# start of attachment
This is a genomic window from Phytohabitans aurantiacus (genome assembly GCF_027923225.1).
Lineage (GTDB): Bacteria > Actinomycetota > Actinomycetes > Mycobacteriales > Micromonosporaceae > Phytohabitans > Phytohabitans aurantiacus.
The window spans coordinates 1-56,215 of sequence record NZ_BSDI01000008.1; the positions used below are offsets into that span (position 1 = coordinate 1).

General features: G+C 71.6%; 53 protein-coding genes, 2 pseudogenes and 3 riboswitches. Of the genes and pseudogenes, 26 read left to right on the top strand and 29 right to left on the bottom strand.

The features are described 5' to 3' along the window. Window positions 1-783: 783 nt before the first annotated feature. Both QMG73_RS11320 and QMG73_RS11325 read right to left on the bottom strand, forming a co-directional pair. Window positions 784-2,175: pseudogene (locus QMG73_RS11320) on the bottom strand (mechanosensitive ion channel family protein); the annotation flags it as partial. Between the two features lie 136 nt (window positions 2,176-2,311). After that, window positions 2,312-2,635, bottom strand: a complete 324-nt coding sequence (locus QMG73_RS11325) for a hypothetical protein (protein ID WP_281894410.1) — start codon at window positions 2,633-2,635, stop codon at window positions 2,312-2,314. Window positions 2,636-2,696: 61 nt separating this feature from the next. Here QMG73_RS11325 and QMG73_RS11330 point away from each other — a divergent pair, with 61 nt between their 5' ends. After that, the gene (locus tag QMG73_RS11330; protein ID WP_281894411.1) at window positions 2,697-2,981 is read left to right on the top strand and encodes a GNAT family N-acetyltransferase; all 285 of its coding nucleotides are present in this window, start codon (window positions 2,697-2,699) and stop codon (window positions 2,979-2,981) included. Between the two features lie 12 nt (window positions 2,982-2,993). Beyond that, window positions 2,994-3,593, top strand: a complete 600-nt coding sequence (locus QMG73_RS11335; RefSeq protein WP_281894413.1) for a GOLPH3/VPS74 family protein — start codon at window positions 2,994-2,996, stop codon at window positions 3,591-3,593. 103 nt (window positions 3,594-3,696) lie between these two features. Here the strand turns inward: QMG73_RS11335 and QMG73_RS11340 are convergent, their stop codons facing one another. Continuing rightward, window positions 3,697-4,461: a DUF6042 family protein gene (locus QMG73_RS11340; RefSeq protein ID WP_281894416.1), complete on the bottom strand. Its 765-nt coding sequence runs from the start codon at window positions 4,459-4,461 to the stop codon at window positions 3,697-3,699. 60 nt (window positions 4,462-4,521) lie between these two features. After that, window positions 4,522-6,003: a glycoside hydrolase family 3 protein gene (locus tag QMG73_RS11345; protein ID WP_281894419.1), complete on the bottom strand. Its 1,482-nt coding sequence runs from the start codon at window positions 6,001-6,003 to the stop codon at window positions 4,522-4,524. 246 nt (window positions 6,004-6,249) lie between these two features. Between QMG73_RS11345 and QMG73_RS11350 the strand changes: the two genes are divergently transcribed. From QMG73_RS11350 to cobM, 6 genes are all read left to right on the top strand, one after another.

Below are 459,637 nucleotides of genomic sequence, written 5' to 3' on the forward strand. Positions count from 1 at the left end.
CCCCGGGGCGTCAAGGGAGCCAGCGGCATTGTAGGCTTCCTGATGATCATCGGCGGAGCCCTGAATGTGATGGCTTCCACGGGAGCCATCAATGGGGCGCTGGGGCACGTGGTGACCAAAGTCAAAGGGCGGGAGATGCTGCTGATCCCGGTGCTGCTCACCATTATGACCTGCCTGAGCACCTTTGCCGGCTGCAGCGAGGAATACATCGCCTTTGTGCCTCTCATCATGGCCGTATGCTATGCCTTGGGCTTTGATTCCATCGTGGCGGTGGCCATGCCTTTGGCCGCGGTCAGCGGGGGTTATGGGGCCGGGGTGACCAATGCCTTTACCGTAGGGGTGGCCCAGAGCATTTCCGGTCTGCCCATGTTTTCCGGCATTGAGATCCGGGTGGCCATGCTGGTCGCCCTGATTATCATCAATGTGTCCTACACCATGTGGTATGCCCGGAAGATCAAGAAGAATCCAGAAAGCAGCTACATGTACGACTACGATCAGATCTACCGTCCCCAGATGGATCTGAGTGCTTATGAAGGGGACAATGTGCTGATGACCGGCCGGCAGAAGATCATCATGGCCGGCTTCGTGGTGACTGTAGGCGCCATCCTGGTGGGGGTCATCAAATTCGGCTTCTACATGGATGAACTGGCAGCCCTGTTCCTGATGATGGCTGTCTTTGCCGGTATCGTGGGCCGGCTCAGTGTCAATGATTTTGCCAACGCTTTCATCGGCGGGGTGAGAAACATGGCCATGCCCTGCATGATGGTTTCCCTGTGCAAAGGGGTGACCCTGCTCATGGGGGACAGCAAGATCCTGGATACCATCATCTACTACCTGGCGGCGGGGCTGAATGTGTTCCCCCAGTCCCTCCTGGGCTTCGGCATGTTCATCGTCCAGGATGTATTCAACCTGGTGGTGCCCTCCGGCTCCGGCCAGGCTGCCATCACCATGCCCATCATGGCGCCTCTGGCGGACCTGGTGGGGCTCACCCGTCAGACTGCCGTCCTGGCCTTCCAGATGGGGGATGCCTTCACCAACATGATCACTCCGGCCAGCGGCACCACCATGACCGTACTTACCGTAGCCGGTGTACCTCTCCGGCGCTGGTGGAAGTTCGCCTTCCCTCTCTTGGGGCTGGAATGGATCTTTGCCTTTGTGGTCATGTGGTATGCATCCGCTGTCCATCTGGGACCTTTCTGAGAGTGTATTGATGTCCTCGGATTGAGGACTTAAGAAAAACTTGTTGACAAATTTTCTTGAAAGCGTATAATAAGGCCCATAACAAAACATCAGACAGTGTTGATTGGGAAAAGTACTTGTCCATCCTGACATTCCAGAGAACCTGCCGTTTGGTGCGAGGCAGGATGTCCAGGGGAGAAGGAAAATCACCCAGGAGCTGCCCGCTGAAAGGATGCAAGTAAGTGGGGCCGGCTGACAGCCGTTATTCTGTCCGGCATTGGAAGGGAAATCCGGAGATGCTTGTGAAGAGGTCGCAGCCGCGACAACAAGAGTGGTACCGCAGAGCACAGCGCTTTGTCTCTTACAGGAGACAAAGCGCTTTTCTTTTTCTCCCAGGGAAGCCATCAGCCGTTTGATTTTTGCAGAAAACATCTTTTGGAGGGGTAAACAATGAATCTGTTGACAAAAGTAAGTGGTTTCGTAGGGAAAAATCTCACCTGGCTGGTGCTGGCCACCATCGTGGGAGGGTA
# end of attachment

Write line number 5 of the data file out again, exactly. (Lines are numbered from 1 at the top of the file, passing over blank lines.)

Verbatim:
The features are described 5' to 3' along the window. Window positions 1-783: 783 nt before the first annotated feature. Both QMG73_RS11320 and QMG73_RS11325 read right to left on the bottom strand, forming a co-directional pair. Window positions 784-2,175: pseudogene (locus QMG73_RS11320) on the bottom strand (mechanosensitive ion channel family protein); the annotation flags it as partial. Between the two features lie 136 nt (window positions 2,176-2,311). After that, window positions 2,312-2,635, bottom strand: a complete 324-nt coding sequence (locus QMG73_RS11325) for a hypothetical protein (protein ID WP_281894410.1) — start codon at window positions 2,633-2,635, stop codon at window positions 2,312-2,314. Window positions 2,636-2,696: 61 nt separating this feature from the next. Here QMG73_RS11325 and QMG73_RS11330 point away from each other — a divergent pair, with 61 nt between their 5' ends. After that, the gene (locus tag QMG73_RS11330; protein ID WP_281894411.1) at window positions 2,697-2,981 is read left to right on the top strand and encodes a GNAT family N-acetyltransferase; all 285 of its coding nucleotides are present in this window, start codon (window positions 2,697-2,699) and stop codon (window positions 2,979-2,981) included. Between the two features lie 12 nt (window positions 2,982-2,993). Beyond that, window positions 2,994-3,593, top strand: a complete 600-nt coding sequence (locus QMG73_RS11335; RefSeq protein WP_281894413.1) for a GOLPH3/VPS74 family protein — start codon at window positions 2,994-2,996, stop codon at window positions 3,591-3,593. 103 nt (window positions 3,594-3,696) lie between these two features. Here the strand turns inward: QMG73_RS11335 and QMG73_RS11340 are convergent, their stop codons facing one another. Continuing rightward, window positions 3,697-4,461: a DUF6042 family protein gene (locus QMG73_RS11340; RefSeq protein ID WP_281894416.1), complete on the bottom strand. Its 765-nt coding sequence runs from the start codon at window positions 4,459-4,461 to the stop codon at window positions 3,697-3,699. 60 nt (window positions 4,462-4,521) lie between these two features. After that, window positions 4,522-6,003: a glycoside hydrolase family 3 protein gene (locus tag QMG73_RS11345; protein ID WP_281894419.1), complete on the bottom strand. Its 1,482-nt coding sequence runs from the start codon at window positions 6,001-6,003 to the stop codon at window positions 4,522-4,524. 246 nt (window positions 6,004-6,249) lie between these two features. Between QMG73_RS11345 and QMG73_RS11350 the strand changes: the two genes are divergently transcribed. From QMG73_RS11350 to cobM, 6 genes are all read left to right on the top strand, one after another.